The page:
Click to follow
The Independent Culture
WHEN you have a choice of two possible trump suits, one dividing 4-4 and the other 5-3, it usually pays to select the 4-4 fit. This week's deal from match play proved to be an exception for an odd reason.

At one table a delicate and prolonged investigation led to North playing in Six Clubs. East had a natural diamond lead and, after taking their ace, the defenders waited patiently for their inevitable spade trick.

At the other table the auction was less delicate and ended with South as declarer in Six Spades. West, on lead, had a problem. As the cards lie, all he has to do is cash his ace of diamonds and wait for a trump trick. The trouble with cashing an ace immediately against a slam, he argued, was it suggests confidence of making a second trick (in this case the queen of trumps). Then, if a two-way guess for the missing queen proves necessary, declarer might well get matters right.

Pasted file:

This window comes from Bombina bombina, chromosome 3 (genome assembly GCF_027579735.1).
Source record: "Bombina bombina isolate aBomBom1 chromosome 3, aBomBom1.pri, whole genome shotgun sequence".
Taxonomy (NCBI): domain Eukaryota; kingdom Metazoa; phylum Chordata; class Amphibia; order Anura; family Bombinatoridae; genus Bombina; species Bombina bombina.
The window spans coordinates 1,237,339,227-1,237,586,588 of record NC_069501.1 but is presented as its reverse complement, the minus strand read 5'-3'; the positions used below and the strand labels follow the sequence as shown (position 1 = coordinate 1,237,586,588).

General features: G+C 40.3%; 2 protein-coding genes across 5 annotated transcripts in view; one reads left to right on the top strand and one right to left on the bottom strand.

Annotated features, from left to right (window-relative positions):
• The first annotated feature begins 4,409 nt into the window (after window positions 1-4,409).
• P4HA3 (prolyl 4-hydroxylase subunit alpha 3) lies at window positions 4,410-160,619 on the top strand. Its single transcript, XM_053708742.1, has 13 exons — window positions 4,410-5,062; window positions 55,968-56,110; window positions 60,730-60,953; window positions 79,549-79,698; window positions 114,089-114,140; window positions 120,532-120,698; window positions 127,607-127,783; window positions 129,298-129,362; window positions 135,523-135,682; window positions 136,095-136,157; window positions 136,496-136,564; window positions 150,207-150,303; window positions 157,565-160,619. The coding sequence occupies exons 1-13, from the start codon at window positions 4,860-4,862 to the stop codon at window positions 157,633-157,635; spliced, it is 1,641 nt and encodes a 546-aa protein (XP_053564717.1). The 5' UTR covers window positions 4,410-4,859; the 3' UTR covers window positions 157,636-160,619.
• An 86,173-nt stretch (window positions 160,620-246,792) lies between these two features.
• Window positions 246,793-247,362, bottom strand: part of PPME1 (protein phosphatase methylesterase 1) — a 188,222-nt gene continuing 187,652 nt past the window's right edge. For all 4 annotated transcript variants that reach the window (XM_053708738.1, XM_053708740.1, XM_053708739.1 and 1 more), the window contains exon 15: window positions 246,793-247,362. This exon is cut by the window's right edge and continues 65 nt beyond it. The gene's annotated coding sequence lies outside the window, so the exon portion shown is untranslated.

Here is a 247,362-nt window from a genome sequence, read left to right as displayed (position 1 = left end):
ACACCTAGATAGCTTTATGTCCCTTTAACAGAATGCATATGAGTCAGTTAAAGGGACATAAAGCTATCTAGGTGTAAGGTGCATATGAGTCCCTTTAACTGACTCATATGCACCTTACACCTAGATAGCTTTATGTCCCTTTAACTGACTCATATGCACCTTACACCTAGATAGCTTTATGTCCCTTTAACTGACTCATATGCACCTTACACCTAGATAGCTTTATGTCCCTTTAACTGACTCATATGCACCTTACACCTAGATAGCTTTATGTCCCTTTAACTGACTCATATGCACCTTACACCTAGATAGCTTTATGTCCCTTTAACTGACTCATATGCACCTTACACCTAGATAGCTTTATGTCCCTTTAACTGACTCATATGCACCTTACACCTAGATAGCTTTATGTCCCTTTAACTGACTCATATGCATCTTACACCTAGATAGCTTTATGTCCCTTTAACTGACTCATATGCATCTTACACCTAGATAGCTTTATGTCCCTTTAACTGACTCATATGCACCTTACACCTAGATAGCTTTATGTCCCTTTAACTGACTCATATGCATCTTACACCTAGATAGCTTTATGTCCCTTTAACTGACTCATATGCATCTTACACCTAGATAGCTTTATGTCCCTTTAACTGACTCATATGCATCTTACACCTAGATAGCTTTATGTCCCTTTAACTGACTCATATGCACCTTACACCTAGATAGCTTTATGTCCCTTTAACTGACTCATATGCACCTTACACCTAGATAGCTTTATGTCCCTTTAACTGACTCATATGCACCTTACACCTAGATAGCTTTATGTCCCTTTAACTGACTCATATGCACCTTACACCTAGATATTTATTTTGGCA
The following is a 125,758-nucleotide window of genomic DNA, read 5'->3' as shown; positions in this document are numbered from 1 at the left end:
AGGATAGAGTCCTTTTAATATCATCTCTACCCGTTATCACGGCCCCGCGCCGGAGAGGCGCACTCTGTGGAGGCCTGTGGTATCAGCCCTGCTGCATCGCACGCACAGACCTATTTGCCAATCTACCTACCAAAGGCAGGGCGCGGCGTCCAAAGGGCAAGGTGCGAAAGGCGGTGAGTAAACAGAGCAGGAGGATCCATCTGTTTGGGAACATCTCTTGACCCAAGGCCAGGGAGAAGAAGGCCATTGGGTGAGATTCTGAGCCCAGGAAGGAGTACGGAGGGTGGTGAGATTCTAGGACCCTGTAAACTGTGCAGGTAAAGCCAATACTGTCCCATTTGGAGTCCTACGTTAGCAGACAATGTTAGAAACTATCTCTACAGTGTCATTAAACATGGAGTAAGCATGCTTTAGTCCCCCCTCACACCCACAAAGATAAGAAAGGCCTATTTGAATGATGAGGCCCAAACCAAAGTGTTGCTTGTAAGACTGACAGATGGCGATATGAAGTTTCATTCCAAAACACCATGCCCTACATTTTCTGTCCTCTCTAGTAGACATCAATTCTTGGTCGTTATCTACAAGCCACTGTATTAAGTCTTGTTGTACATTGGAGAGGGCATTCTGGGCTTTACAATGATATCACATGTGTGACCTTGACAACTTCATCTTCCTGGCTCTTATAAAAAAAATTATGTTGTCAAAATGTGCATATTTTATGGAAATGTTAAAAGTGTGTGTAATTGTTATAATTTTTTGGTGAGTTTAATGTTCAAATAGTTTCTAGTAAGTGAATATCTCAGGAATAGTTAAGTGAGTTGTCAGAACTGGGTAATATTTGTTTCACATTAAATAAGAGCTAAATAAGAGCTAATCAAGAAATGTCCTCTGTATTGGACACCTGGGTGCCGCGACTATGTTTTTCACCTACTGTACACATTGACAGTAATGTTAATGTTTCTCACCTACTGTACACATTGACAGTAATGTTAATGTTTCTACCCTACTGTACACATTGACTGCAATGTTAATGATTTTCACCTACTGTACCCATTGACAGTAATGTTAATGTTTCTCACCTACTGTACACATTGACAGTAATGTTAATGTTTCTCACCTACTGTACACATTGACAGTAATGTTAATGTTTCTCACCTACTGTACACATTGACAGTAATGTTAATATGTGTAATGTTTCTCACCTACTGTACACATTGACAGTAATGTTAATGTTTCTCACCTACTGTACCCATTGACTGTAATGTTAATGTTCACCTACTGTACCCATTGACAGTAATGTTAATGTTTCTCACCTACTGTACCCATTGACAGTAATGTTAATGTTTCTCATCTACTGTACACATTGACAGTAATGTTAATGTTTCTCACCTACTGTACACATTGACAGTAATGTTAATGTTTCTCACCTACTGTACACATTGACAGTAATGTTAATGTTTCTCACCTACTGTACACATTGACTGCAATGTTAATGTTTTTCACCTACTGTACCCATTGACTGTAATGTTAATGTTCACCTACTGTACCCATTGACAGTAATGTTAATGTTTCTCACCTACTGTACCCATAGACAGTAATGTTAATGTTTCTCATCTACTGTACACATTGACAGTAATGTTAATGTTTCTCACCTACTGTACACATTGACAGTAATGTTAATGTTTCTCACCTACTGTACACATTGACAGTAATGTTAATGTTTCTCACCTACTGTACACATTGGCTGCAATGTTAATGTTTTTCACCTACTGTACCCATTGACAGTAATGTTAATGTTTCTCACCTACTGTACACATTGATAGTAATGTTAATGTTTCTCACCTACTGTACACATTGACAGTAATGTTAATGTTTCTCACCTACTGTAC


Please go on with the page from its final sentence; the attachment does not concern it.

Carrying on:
West's choice of the ten of hearts did not work well. South took his two tricks in the suit, and stopped to think. One possibility, which would fail as the cards lie, was to cash two top trumps and follow with dummy's hearts. Instead he played East for short hearts and long trumps.

Declarer crossed to dummy with a club and, without touching trumps, led hearts. You can see East's problem: if he discarded, South's diamonds would go away. So he ruffed low but, after over-ruffing, declarer was able to draw trumps and lose only one diamond at the end. 'A Devil's Coup without the count]' dummy remarked.

Love all; dealer North


S A 10 8

H A Q 5 4

D K 7

C K J 9 6


S Q 4

H 10 9 8 7 3

D A 9 3 2

C 5 3


S J 5 2

H 6 2

D Q J 10 6 4

C 7 4 2


S K 9 7 6 3


D 8 5

C A Q 10 8